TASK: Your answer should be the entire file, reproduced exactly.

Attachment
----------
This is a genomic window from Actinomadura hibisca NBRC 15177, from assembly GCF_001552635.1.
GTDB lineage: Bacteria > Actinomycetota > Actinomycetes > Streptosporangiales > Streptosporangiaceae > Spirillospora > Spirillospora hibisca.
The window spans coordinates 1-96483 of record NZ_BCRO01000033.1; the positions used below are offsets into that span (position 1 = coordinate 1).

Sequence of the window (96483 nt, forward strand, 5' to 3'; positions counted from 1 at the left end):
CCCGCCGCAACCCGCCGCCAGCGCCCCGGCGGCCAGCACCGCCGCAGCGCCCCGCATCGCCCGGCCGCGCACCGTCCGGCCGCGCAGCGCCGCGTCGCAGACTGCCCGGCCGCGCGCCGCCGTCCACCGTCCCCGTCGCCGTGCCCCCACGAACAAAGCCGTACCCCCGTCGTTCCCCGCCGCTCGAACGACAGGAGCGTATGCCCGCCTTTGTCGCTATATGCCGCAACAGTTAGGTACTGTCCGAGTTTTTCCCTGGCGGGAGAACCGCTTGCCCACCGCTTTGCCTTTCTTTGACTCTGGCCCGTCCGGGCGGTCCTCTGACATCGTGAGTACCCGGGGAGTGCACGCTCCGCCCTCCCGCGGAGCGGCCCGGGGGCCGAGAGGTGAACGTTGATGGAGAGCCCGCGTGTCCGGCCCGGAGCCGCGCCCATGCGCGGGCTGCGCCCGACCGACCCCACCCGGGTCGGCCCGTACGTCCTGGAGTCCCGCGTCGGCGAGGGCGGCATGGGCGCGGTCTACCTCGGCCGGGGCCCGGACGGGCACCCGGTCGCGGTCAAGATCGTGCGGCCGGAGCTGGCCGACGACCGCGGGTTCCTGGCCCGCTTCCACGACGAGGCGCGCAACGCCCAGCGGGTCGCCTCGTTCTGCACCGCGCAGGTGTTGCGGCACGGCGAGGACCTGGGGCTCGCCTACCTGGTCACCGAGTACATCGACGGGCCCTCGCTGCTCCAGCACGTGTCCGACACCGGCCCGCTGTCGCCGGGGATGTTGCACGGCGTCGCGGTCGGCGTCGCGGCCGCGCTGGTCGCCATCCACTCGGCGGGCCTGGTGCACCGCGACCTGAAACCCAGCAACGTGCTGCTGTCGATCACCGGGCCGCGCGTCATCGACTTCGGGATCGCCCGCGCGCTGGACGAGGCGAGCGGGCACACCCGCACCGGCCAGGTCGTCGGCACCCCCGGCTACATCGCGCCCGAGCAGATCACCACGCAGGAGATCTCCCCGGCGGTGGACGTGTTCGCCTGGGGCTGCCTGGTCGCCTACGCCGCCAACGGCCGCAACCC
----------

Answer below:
This is a genomic window from Actinomadura hibisca NBRC 15177, from assembly GCF_001552635.1.
GTDB lineage: Bacteria > Actinomycetota > Actinomycetes > Streptosporangiales > Streptosporangiaceae > Spirillospora > Spirillospora hibisca.
The window spans coordinates 1-96483 of record NZ_BCRO01000033.1; the positions used below are offsets into that span (position 1 = coordinate 1).

Sequence of the window (96483 nt, forward strand, 5' to 3'; positions counted from 1 at the left end):
CCCGCCGCAACCCGCCGCCAGCGCCCCGGCGGCCAGCACCGCCGCAGCGCCCCGCATCGCCCGGCCGCGCACCGTCCGGCCGCGCAGCGCCGCGTCGCAGACTGCCCGGCCGCGCGCCGCCGTCCACCGTCCCCGTCGCCGTGCCCCCACGAACAAAGCCGTACCCCCGTCGTTCCCCGCCGCTCGAACGACAGGAGCGTATGCCCGCCTTTGTCGCTATATGCCGCAACAGTTAGGTACTGTCCGAGTTTTTCCCTGGCGGGAGAACCGCTTGCCCACCGCTTTGCCTTTCTTTGACTCTGGCCCGTCCGGGCGGTCCTCTGACATCGTGAGTACCCGGGGAGTGCACGCTCCGCCCTCCCGCGGAGCGGCCCGGGGGCCGAGAGGTGAACGTTGATGGAGAGCCCGCGTGTCCGGCCCGGAGCCGCGCCCATGCGCGGGCTGCGCCCGACCGACCCCACCCGGGTCGGCCCGTACGTCCTGGAGTCCCGCGTCGGCGAGGGCGGCATGGGCGCGGTCTACCTCGGCCGGGGCCCGGACGGGCACCCGGTCGCGGTCAAGATCGTGCGGCCGGAGCTGGCCGACGACCGCGGGTTCCTGGCCCGCTTCCACGACGAGGCGCGCAACGCCCAGCGGGTCGCCTCGTTCTGCACCGCGCAGGTGTTGCGGCACGGCGAGGACCTGGGGCTCGCCTACCTGGTCACCGAGTACATCGACGGGCCCTCGCTGCTCCAGCACGTGTCCGACACCGGCCCGCTGTCGCCGGGGATGTTGCACGGCGTCGCGGTCGGCGTCGCGGCCGCGCTGGTCGCCATCCACTCGGCGGGCCTGGTGCACCGCGACCTGAAACCCAGCAACGTGCTGCTGTCGATCACCGGGCCGCGCGTCATCGACTTCGGGATCGCCCGCGCGCTGGACGAGGCGAGCGGGCACACCCGCACCGGCCAGGTCGTCGGCACCCCCGGCTACATCGCGCCCGAGCAGATCACCACGCAGGAGATCTCCCCGGCGGTGGACGTGTTCGCCTGGGGCTGCCTGGTCGCCTACGCCGCCAACGGCCGCAACCC